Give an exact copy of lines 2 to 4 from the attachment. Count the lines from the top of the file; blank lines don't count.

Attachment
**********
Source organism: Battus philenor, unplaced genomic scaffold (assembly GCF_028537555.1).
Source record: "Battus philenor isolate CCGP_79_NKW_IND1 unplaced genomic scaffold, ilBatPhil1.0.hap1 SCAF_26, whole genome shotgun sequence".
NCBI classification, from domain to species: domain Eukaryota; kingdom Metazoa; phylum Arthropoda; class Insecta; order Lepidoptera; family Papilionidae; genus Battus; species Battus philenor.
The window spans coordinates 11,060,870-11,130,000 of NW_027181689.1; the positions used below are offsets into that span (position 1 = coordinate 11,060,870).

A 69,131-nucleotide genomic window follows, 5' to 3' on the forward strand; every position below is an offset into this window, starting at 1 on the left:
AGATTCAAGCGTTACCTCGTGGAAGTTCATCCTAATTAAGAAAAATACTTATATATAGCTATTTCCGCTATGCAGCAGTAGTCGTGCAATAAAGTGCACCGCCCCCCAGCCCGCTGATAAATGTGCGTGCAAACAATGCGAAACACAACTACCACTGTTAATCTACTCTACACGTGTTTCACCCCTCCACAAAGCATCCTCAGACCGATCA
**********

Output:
Source record: "Battus philenor isolate CCGP_79_NKW_IND1 unplaced genomic scaffold, ilBatPhil1.0.hap1 SCAF_26, whole genome shotgun sequence".
NCBI classification, from domain to species: domain Eukaryota; kingdom Metazoa; phylum Arthropoda; class Insecta; order Lepidoptera; family Papilionidae; genus Battus; species Battus philenor.
The window spans coordinates 11,060,870-11,130,000 of NW_027181689.1; the positions used below are offsets into that span (position 1 = coordinate 11,060,870).